The first two books in Robert Asprin’s PHULE’S COMPANY series, Phule’s Company and Phule’s Paradise, were fairly amusing and worth my time, especially in the audio formats that have been recently produced by Tantor Audio. However, this third book, A Phule And His Money, which was co-written with Peter J. Heck, was sadly lacking in the qualities that made the previous novels so much fun.
The story begins immediately after the events of Phule’s Paradise. The gang has just saved the Fat Chance Casino from a mob takeover. Life for Captain Phule and his troops seems to be going well for only a brief period of time before all hell breaks loose again. The Japanese Mafia is after Sushi (the Japanese soldier), a biker gang is after Chocolate Harry (the Black soldier), the IRS is after Phule, there’s a lizard-like alien sneaking around, and there’s a batch of new recruits to train including some feline aliens, a Hindu who thinks everything is transitory, and a new chaplain with an Elvis fetish.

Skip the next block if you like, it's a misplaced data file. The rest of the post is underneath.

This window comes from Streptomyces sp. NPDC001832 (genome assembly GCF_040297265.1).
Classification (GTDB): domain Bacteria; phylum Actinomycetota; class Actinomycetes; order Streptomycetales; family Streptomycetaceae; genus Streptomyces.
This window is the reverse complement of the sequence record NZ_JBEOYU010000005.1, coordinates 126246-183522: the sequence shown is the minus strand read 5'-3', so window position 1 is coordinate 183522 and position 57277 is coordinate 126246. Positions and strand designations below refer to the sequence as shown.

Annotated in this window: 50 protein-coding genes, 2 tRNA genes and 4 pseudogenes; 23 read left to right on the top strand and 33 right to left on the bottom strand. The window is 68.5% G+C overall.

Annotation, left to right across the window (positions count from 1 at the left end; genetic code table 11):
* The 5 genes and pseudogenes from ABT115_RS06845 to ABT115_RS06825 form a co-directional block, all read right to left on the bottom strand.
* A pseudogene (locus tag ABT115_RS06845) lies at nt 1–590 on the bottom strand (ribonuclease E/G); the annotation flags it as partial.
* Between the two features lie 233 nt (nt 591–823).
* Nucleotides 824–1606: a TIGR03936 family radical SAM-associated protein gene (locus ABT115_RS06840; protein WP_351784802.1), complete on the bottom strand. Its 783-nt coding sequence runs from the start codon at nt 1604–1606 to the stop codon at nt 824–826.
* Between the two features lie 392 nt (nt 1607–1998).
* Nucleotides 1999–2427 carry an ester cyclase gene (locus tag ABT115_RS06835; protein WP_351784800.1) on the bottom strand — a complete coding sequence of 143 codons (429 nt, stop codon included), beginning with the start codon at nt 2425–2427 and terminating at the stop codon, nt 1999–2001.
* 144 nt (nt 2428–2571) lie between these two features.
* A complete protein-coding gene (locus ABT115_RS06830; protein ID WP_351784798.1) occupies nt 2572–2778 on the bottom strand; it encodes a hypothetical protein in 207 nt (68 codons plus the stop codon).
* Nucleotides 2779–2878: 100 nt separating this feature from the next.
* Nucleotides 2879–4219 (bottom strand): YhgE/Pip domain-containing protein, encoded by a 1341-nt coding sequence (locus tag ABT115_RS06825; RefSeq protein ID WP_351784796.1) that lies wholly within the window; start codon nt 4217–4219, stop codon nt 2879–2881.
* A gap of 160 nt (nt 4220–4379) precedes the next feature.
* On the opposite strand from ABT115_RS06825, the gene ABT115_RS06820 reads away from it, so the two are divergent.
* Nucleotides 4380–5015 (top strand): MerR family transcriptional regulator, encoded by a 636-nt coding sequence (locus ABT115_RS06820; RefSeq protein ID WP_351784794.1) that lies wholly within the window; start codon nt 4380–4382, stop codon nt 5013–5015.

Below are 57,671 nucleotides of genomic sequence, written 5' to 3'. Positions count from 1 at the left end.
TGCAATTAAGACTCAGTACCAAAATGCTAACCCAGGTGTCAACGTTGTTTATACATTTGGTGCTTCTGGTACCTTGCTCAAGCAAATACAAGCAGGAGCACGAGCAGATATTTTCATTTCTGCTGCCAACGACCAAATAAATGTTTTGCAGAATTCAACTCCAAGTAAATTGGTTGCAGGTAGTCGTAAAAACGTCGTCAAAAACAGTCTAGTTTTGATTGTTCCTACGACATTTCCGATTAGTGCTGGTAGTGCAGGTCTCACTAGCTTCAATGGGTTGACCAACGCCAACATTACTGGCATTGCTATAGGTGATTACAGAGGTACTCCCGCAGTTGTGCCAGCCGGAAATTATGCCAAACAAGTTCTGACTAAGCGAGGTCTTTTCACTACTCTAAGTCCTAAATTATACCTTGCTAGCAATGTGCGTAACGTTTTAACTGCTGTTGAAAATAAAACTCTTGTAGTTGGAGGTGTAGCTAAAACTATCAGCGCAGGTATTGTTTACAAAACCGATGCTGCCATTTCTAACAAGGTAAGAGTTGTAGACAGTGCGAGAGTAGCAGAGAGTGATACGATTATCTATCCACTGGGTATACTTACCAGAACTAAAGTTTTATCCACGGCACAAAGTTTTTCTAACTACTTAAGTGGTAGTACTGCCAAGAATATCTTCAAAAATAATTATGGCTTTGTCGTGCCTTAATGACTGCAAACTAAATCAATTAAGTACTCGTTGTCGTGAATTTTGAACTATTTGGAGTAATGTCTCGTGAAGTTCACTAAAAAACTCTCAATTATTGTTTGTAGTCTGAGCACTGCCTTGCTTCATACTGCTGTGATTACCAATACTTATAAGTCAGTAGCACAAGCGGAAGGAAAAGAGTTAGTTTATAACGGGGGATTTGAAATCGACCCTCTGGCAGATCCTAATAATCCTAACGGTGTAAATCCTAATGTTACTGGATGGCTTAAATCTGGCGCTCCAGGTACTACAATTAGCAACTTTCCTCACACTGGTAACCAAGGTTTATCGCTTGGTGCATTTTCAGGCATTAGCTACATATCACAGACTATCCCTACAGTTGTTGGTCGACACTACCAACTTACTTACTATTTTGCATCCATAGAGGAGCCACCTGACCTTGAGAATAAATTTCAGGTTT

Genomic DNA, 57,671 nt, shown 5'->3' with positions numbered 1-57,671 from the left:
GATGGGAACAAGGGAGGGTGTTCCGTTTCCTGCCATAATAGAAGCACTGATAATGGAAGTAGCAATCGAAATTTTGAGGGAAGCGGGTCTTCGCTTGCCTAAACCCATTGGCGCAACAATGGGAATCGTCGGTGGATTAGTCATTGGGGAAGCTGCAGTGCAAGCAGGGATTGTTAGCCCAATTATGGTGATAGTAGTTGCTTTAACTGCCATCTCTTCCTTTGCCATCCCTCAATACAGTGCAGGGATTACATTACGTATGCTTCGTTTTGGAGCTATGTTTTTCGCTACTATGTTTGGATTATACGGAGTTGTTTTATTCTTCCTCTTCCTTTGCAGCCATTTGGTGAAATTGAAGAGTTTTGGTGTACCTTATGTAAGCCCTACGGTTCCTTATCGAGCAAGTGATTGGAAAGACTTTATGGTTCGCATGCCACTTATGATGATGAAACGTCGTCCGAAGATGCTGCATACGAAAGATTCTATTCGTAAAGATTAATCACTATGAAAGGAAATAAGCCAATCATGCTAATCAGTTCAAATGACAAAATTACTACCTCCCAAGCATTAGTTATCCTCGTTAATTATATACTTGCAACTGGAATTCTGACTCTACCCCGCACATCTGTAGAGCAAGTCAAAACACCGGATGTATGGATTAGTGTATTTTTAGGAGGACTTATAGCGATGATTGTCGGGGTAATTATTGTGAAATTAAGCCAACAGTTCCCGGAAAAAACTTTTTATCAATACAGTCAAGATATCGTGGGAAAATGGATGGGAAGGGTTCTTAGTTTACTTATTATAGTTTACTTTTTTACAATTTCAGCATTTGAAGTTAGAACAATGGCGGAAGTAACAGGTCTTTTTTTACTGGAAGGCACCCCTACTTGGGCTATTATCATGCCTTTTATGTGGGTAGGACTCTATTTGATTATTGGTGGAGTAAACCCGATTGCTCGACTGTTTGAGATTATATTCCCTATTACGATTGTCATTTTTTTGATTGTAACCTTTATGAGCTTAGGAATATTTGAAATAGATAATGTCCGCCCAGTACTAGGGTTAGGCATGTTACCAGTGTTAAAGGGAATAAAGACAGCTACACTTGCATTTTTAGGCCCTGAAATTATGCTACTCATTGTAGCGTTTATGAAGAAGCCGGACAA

Then General Blitzkrieg, who is intent on humiliating Phule, sends the company on a peace-keeping mission to a planet where the government is being harried by rebel forces. This happens to be the same planet where Phule got in trouble before he was assigned to captain the “losers and misfits” that are now Phule’s elite fighting force. Phule is only supposed to keep peace but of course he jumps right in to solve all the planet’s problems in his usual manner — throwing millions of dollars at them.
I was expecting A Phule And His Money to be silly and implausible but I was also expecting it to be entertaining and funny. Unfortunately, it wasn’t. I don’t know if Asprin’s conceit has run itself out or if the addition of a co-author is the problem, but this book is a sad decline from the previous books in the series. The jokes were dumb, the story was pointless, every character is a cliché, and the Elvis allusions were painful. The writing style was also annoying at times (I suspect the co-author).
I can’t recommend A Phule And His Money for the story, but I’d like to say that Tantor Audio’s new production is excellent. Noah Michael Levine gives another impressive performance. The audiobook is just over 8 hours long.